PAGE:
Dawkins appears to have misunderstood the nature of the proposed legislation. The reintroduction of blasphemy as an offence isnâ(TM)t evidence of Ireland backsliding into traditional religious superstition â" in fact, it shows just how up-to-date Ireland is when it comes to contemporary conceits.

    In fact, the new law is a very modern phenomenon. Rather than harking back to the days of God-fearing, or at least priest-fearing, Ireland, the blasphemy law has more in common with contemporary politically correct measures of social control.

  • Re:Nobody expects... (Score:1, Informative)

    by Anonymous Coward on Monday July 20, 2009 @12:58PM (#28757971)

    Norway used to have this law. Life of Brian was actually banned when it came out.

  • by ionix5891 ( 1228718 ) on Monday July 20, 2009 @12:59PM (#28757973)

    It's like watching V for Vendetta in real life. 0.o

    it gets worse []

    The records of every email, text and phone call will soon be kept to facilitate criminal investigations.

    New laws will be published today obliging internet service providers to store data of email and website activity for a year.

    All phone and text traffic from everyone in the country will also be stored for a two-year period.

    The GardaÃ, the army and the Revenue Commissioners can access the information as part of investigations into serious crime.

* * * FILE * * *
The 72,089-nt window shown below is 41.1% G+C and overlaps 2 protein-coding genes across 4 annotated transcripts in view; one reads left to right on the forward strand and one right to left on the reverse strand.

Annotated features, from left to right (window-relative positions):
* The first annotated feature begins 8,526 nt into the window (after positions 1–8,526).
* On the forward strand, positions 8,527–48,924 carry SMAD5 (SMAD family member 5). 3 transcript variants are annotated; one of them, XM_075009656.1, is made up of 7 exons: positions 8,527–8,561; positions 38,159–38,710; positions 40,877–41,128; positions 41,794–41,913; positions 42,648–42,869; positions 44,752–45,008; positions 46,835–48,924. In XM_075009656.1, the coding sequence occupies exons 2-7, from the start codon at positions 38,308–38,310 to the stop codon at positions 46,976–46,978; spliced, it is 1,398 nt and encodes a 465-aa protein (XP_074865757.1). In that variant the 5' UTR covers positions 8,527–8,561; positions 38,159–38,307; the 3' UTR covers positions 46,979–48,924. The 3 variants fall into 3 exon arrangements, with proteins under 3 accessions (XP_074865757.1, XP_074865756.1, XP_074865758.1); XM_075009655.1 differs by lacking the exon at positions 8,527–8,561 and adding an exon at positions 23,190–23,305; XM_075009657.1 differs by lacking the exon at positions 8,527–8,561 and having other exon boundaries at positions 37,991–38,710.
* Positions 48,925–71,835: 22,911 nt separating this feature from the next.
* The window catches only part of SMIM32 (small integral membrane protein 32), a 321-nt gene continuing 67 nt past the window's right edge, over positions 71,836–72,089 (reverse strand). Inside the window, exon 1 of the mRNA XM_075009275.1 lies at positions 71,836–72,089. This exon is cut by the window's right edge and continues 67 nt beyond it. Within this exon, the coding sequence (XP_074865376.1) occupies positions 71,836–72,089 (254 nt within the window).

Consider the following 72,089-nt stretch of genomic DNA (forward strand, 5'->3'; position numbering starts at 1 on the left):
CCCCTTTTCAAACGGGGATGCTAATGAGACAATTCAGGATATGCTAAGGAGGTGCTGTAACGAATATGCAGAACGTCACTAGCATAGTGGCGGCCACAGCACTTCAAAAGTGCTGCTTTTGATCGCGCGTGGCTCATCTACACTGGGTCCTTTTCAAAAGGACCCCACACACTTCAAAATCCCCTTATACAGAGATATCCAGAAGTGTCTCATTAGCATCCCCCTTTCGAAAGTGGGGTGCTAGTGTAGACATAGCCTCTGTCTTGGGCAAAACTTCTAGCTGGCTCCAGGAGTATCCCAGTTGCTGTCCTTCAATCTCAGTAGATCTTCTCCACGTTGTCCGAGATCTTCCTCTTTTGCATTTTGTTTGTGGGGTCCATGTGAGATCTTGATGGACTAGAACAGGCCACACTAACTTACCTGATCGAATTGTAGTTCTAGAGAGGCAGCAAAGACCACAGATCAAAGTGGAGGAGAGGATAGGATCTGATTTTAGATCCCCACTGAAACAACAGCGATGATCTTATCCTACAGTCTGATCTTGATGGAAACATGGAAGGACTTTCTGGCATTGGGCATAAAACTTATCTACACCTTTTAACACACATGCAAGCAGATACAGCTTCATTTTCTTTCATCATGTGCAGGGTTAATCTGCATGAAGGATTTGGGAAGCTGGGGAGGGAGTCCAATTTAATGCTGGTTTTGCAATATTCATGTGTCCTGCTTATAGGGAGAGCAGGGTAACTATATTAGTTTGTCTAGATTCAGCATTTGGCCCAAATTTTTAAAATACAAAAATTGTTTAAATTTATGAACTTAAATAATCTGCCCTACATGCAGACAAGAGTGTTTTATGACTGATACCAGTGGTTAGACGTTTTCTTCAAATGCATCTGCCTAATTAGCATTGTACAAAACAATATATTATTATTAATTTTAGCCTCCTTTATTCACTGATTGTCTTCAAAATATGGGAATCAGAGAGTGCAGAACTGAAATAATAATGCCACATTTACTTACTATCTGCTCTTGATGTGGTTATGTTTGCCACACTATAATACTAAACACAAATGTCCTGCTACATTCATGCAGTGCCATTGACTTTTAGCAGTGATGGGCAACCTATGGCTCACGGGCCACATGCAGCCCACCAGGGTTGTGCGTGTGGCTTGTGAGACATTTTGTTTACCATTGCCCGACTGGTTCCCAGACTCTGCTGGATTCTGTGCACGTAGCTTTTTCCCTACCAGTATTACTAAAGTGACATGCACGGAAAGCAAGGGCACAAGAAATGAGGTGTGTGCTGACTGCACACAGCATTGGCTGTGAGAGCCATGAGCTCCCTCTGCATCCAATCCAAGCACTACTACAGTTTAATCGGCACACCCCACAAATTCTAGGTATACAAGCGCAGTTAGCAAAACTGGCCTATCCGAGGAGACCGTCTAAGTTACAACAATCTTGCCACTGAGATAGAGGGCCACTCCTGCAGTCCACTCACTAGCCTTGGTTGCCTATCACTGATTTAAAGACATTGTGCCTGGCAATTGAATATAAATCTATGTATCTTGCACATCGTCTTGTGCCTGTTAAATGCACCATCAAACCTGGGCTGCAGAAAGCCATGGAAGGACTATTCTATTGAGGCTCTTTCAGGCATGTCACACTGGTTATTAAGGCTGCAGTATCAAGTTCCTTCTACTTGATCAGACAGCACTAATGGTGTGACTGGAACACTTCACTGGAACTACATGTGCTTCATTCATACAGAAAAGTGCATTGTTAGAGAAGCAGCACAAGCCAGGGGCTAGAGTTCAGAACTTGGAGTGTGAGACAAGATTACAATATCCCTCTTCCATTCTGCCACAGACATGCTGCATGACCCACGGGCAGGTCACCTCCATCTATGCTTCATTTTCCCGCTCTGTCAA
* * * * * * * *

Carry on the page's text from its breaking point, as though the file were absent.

Justice Minister Dermot Ahern says it will be well monitored.

    âoeItâ(TM)s very important that the police are able to insist that the data be retained by the Internet companies so that they can prove cases against these people who peddle child porn,â Mr Ahern told RTE radio today as he published the Communications (Retention of Data) Bill.

    The Bill implements an EU directive which brings Ireland into line with other EU member states.

  • by Doug52392 ( 1094585 ) on Monday July 20, 2009 @01:03PM (#28758033)
    Ironically, blasphemy has been illegal where I live (Massachusetts) for hundreds of years. M.G.L: Chapter 272: Section 36. Blasphemy []

    Chapter 272: Section 36. Blasphemy Section 36. Whoever wilfully blasphemes the holy name of God by denying, cursing or contumeliously reproaching God, his creation, government or final judging of the world, or by cursing or contumeliously reproaching Jesus Christ or the Holy Ghost, or by cursing or contumeliously reproaching or exposing to contempt and ridicule, the holy word of God contained in the holy scriptures shall be punished by imprisonment in jail for not more than one year or by a fine of not more than three hundred dollars, and may also be bound to good behavior.

    It's one of those old laws that's been in the books for years, but never removed. Someone could still be arrested and charged with blasphemy in Massachusetts (although that would probably cause a shitstorm of controversy these days), but the last time that happened was in 1838 [].